Online, Lottie Person is a famous fashion blogger, and every aspect of her life looks perfect. Perfect hair. Perfect clothes. Perfect life. But the Lottie the world doesn’t see, the real Lottie, is deeply unhappy. Her boyfriend has broken up with her and is dating her old intern, she hates her two best (and only) friends, and she’s a mess, thanks to her terrible allergies.
“In 2016, I think we all lead a double life. We all have a secret identity,” co-creator Bryan Lee O’Malley explained in an interview with Image Comics, “You may seem happy on Instagram, you may seem socially active on Twitter, but who are you when you’re away from the screen? With Snotgirl, we’re trying to explore that split personality”
This duality of personas is something O’Malley and artist Leslie Hung explore in Snotgirl, looking at how social media can be used to curate a fantasy life and how that fantasy can replace reality. How much of Lottie’s personality is performance and how much is the genuine article? Did she wake up like this, or has she spent the last few hours curating her look?
Who Is Lottie Person?
Branding can be used to alter how an audience perceives you. Recently, Taylor Swift recently cleared all of her social media accounts, razing her online presence in preparation for her new album. In the first single from this new record, “Look What You Made Me Do”, there’s a spoken word break where Swift says; “The old Taylor can’t come to the phone right now. Why? Because she’s dead.” While Swift isn’t literally gone, the Swift that world consumes is. She’s rebranding herself. The real life Taylor might be the same, but the Taylor Swift we consume is different. She’s darker, edgier. She’s the Dark Phoenix to old Taylor’s Jean Grey.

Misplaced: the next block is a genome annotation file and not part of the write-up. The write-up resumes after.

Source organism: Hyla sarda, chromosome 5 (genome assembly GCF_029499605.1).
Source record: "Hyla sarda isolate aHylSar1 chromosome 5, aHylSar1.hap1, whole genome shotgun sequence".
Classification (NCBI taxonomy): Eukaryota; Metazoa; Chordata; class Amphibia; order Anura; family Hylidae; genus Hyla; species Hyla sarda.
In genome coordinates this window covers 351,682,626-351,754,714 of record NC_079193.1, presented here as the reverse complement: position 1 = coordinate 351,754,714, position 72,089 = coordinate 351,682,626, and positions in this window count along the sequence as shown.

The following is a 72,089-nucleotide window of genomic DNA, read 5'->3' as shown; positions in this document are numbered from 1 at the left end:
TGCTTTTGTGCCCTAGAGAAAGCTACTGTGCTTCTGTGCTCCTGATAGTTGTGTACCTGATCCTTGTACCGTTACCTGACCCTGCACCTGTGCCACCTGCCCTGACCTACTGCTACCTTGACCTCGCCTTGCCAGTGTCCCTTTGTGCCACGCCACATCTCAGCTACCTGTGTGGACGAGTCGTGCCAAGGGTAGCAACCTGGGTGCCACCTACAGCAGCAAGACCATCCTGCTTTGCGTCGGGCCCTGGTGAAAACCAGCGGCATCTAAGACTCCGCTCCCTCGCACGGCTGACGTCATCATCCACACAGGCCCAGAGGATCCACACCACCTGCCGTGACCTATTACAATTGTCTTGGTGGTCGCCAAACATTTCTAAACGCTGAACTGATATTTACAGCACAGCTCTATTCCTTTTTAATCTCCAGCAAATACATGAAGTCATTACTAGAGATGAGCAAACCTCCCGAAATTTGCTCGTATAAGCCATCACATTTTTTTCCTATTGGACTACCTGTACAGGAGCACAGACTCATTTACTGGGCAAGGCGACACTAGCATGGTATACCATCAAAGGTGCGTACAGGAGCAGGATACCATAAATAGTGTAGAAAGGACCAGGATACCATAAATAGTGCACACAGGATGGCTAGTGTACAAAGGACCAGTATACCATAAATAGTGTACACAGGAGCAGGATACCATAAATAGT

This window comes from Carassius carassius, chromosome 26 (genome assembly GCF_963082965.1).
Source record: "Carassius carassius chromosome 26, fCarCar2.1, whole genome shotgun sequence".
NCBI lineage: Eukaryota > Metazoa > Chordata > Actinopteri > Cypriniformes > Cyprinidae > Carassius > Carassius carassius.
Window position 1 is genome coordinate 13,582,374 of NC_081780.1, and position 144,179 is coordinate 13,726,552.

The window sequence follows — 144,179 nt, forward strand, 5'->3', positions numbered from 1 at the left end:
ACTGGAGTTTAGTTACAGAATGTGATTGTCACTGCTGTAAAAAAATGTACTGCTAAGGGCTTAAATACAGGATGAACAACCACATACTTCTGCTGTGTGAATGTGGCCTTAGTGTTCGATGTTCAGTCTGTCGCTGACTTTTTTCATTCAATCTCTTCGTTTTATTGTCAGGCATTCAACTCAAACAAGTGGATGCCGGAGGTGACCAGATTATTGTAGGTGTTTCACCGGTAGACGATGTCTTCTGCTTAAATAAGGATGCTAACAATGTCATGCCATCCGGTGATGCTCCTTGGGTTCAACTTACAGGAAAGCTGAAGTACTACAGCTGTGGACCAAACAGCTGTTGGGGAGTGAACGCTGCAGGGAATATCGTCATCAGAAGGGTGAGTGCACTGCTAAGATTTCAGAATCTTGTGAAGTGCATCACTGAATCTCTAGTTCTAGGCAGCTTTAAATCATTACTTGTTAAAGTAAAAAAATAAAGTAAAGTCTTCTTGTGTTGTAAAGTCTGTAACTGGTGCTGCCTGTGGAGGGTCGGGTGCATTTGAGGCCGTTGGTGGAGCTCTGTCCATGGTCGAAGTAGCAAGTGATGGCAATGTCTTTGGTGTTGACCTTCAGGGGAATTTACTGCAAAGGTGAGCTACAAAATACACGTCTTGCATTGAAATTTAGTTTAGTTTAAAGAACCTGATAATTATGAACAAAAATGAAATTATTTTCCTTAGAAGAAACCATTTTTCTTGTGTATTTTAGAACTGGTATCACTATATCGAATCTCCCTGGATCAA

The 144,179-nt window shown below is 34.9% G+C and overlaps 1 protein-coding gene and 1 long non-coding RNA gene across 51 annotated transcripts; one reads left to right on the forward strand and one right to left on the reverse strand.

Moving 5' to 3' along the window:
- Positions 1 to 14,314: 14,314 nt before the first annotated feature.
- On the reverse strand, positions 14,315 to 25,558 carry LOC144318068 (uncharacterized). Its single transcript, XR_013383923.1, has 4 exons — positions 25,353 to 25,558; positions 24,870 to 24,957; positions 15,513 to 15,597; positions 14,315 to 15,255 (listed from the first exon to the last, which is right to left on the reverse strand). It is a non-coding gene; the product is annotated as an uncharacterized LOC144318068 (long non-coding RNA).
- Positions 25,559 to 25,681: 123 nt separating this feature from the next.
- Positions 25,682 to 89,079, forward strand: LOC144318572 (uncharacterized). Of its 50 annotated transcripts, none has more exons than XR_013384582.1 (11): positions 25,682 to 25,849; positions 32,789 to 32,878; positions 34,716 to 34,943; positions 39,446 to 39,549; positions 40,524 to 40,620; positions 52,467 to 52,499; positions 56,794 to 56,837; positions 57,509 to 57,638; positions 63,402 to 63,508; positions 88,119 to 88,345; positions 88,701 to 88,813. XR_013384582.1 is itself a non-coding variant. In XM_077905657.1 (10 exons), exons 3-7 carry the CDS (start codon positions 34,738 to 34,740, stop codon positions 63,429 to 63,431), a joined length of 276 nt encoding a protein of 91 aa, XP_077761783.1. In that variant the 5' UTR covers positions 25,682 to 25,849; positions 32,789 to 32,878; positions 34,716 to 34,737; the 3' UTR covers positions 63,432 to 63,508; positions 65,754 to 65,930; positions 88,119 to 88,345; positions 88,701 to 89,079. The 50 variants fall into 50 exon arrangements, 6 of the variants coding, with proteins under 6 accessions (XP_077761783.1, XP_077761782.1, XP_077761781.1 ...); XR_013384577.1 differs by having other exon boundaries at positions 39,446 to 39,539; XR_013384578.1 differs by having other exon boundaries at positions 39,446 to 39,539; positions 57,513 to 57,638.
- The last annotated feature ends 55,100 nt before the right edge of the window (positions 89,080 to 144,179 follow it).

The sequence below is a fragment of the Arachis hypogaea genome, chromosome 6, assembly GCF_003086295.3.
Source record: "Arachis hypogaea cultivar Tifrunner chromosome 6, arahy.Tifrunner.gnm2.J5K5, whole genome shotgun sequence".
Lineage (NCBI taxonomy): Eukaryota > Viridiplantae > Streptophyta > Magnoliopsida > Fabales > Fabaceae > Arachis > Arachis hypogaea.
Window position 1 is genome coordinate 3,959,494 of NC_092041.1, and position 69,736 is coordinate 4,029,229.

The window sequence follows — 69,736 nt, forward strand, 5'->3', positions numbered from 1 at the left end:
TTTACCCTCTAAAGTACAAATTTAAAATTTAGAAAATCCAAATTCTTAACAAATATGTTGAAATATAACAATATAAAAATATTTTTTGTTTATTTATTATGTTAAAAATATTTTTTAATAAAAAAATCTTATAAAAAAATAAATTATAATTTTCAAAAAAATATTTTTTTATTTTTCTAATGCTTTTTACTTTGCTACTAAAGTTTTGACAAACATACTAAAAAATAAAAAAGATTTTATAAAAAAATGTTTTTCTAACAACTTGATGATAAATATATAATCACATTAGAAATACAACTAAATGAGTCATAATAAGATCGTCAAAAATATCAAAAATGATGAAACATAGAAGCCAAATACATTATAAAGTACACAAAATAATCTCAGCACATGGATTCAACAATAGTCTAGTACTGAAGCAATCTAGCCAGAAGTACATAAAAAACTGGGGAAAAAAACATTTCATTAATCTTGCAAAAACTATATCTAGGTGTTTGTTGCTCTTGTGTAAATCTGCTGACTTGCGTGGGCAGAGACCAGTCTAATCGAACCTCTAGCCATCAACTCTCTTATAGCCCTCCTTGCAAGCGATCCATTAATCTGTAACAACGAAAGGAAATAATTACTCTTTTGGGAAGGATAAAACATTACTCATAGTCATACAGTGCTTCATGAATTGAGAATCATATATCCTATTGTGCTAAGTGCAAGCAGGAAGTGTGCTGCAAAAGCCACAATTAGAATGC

Misty, aka Cutegirl, is the strongest example of how personal branding can determine how everyone perceives you. In Snotgirl #6, Lottie and Meg learn that their close friend’s eternally cute and childish aesthetic is way more fake than they thought; she’s actually 32-years old. Her real name isn’t even Misty, it’s Winnie. Her entire life is an act, where the way people experience her is a calculated exercise in branding. The only people who knew about her true self are her family, who she is estranged from (most likely because any interference from them would shatter her image). Cutegirl’s cherubic face becomes saggy, with Hung adding more linework to her usually undetailed visage; Rachael Cohen’s colors shifting from being bright and poppy to dreary and muted.
Lottie is no stranger to this branding. She’s a fashion blogger; her job is based purely around aesthetics and promoting a look. Her brand is that she’s a fresh, she’s fun; she’s a completely flawless fashion blogger. That’s how she chooses to represent herself online, so that’s how her audience views her. It’s a calculated performance to service her online image. She waits for a text from Caroline by getting completely dressed and ready to go out (“I planned around her spontaneity”), making sure she selects the ideal emoji to go with her selfie. Everything she does is done to further this fantasy. No one sees the real Lottie who spends her Friday night cleaning boogers out of a Dior dress or scrolling through her Instagram feed trash talking other bloggers. In her own words, “This Lottie doesn’t exist. Nobody knows her. Nobody’s seen her.”